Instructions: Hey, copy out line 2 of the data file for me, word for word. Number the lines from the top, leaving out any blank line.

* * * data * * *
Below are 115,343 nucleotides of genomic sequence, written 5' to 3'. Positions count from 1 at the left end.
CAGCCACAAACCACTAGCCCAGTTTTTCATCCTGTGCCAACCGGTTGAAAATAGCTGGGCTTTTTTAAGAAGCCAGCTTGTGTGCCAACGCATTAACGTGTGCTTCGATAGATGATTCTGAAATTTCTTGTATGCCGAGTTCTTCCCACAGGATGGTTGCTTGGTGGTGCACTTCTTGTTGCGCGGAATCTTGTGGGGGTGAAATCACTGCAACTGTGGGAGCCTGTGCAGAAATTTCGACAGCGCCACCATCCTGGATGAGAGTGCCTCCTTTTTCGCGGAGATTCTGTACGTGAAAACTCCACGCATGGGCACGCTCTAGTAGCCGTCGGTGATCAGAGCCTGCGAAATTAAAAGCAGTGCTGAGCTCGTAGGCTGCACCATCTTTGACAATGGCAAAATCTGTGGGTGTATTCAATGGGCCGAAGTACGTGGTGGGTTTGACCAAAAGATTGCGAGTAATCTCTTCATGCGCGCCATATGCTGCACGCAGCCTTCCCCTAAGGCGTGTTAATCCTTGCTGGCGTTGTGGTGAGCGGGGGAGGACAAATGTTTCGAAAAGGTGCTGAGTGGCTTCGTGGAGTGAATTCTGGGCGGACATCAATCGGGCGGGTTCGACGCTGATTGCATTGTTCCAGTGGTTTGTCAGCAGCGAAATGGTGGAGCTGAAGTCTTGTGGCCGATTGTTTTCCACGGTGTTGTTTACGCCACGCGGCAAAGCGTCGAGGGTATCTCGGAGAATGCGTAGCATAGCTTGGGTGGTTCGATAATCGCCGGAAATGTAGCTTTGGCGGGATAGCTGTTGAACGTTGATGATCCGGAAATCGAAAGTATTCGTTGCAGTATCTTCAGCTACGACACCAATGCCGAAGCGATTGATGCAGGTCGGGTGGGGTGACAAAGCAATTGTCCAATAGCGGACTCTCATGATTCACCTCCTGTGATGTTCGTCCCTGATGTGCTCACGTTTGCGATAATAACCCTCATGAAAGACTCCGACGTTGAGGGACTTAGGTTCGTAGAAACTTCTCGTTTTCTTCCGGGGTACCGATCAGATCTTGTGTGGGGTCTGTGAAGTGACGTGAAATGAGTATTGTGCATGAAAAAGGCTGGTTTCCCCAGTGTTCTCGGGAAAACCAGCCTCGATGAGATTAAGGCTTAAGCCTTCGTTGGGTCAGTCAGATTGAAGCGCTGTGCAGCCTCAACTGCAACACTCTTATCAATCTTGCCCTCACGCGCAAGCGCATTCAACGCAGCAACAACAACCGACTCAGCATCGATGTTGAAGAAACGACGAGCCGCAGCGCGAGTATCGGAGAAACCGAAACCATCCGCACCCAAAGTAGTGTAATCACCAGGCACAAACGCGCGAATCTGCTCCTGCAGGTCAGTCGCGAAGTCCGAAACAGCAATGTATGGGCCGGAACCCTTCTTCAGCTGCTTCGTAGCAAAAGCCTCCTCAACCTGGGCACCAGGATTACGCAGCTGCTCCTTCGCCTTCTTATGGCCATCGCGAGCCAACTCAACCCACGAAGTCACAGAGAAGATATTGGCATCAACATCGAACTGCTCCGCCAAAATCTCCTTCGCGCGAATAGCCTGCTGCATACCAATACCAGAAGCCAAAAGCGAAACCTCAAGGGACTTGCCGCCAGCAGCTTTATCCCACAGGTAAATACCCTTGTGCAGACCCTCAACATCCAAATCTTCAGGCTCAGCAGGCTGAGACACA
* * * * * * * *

CAGCCACAAACCACTAGCCCAGTTTTTCATCCTGTGCCAACCGGTTGAAAATAGCTGGGCTTTTTTAAGAAGCCAGCTTGTGTGCCAACGCATTAACGTGTGCTTCGATAGATGATTCTGAAATTTCTTGTATGCCGAGTTCTTCCCACAGGATGGTTGCTTGGTGGTGCACTTCTTGTTGCGCGGAATCTTGTGGGGGTGAAATCACTGCAACTGTGGGAGCCTGTGCAGAAATTTCGACAGCGCCACCATCCTGGATGAGAGTGCCTCCTTTTTCGCGGAGATTCTGTACGTGAAAACTCCACGCATGGGCACGCTCTAGTAGCCGTCGGTGATCAGAGCCTGCGAAATTAAAAGCAGTGCTGAGCTCGTAGGCTGCACCATCTTTGACAATGGCAAAATCTGTGGGTGTATTCAATGGGCCGAAGTACGTGGTGGGTTTGACCAAAAGATTGCGAGTAATCTCTTCATGCGCGCCATATGCTGCACGCAGCCTTCCCCTAAGGCGTGTTAATCCTTGCTGGCGTTGTGGTGAGCGGGGGAGGACAAATGTTTCGAAAAGGTGCTGAGTGGCTTCGTGGAGTGAATTCTGGGCGGACATCAATCGGGCGGGTTCGACGCTGATTGCATTGTTCCAGTGGTTTGTCAGCAGCGAAATGGTGGAGCTGAAGTCTTGTGGCCGATTGTTTTCCACGGTGTTGTTTACGCCACGCGGCAAAGCGTCGAGGGTATCTCGGAGAATGCGTAGCATAGCTTGGGTGGTTCGATAATCGCCGGAAATGTAGCTTTGGCGGGATAGCTGTTGAACGTTGATGATCCGGAAATCGAAAGTATTCGTTGCAGTATCTTCAGCTACGACACCAATGCCGAAGCGATTGATGCAGGTCGGGTGGGGTGACAAAGCAATTGTCCAATAGCGGACTCTCATGATTCACCTCCTGTGATGTTCGTCCCTGATGTGCTCACGTTTGCGATAATAACCCTCATGAAAGACTCCGACGTTGAGGGACTTAGGTTCGTAGAAACTTCTCGTTTTCTTCCGGGGTACCGATCAGATCTTGTGTGGGGTCTGTGAAGTGACGTGAAATGAGTATTGTGCATGAAAAAGGCTGGTTTCCCCAGTGTTCTCGGGAAAACCAGCCTCGATGAGATTAAGGCTTAAGCCTTCGTTGGGTCAGTCAGATTGAAGCGCTGTGCAGCCTCAACTGCAACACTCTTATCAATCTTGCCCTCACGCGCAAGCGCATTCAACGCAGCAACAACAACCGACTCAGCATCGATGTTGAAGAAACGACGAGCCGCAGCGCGAGTATCGGAGAAACCGAAACCATCCGCACCCAAAGTAGTGTAATCACCAGGCACAAACGCGCGAATCTGCTCCTGCAGGTCAGTCGCGAAGTCCGAAACAGCAATGTATGGGCCGGAACCCTTCTTCAGCTGCTTCGTAGCAAAAGCCTCCTCAACCTGGGCACCAGGATTACGCAGCTGCTCCTTCGCCTTCTTATGGCCATCGCGAGCCAACTCAACCCACGAAGTCACAGAGAAGATATTGGCATCAACATCGAACTGCTCCGCCAAAATCTCCTTCGCGCGAATAGCCTGCTGCATACCAATACCAGAAGCCAAAAGCGAAACCTCAAGGGACTTGCCGCCAGCAGCTTTATCCCACAGGTAAATACCCTTGTGCAGACCCTCAACATCCAAATCTTCAGGCTCAGCAGGCTGAGACACA